MORRIS COUNTY— Many dozens of county residents in need attended the annual Project Homeless Connect event today in Morristown, where they participated in the consumer-focused, one-stop event designed to provide an array of resources and support to those experiencing homelessness in our Morris County community.
Morris County Freeholder Kathy DeFillippo and Sheriff James M. Gannon offered words of welcome and support to the residents and the dozens of volunteers who gathered on a very rainy morning at St. Peter’s Episcopal Church in Morristown.
They were joined by county residents Deana Moscatello and Anthony Justo, who offered powerful and moving, first-hand stories about their personal ordeals with homelessness.
“Homelessness in our county affects people from every walk of life. Most have multiple disabilities, including mental illness, substance use disorders or other chronic health conditions,’’ said Freeholder DeFillippo. “Homelessness affects our neighbors, our children, our veterans, and our families.
“That is why it is essential to provide this special day, today, when anyone struggling with homelessness can come and receive help and hope,’’ she added.
More than 40 community-based service providers participated in the event, providing resources free of charge to all who attended, including mental health information, substance abuse treatment, health screenings, housing information and veteran’s resources.
“Project Homeless Connect is a county-wide partnership designed to provide some of our community’s most adversely affected individuals with resources, referrals and support,” said Bob Davison, Chief Executive Officer of the Mental Health Association of Essex and Morris, the lead agency coordinating the event.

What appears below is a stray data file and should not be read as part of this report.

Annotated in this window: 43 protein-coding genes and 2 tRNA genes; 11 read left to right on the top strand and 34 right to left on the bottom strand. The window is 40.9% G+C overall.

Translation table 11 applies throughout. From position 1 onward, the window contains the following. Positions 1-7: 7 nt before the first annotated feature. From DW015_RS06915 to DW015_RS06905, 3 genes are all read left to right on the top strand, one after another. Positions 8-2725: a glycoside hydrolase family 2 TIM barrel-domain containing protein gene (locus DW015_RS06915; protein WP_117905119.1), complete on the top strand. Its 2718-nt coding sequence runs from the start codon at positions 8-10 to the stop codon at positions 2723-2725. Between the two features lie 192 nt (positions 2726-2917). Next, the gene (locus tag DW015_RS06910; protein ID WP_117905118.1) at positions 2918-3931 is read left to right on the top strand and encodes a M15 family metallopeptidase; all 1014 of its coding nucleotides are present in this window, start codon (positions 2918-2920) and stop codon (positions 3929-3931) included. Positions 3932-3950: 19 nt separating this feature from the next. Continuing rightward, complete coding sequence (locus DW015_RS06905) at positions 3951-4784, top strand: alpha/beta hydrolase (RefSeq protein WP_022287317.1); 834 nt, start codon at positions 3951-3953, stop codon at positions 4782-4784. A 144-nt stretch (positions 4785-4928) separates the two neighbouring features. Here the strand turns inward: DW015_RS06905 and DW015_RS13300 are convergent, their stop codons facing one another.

“It is important for people facing such basic challenges as not having a roof over your head or knowing where your next meal is going to come from to be welcomed and treated with dignity and respect,” he added.
Project Homeless Connect began in 2004, when the city of San Francisco organized a special day dedicated to providing necessary services to the homeless. The Morris County Project Homeless Connect event began in 2008 under the leadership of the Mental Health Association and typically serves about 200 people each year.
Agencies, through donations collected throughout the year, gave out clothing, coats, hygiene products, backpacks, gift cards, food and more. They also offered free medical services, including free flu shots and health screenings for homeless residents.
“We may not be able to provide each of our attendees with an immediate solution to their problems, but we can let them know that Morris County is a community with a myriad of available resources and compassionate service providers who are there to assist them, not just on Project Homeless Connect Day, but throughout the year,” Davison said.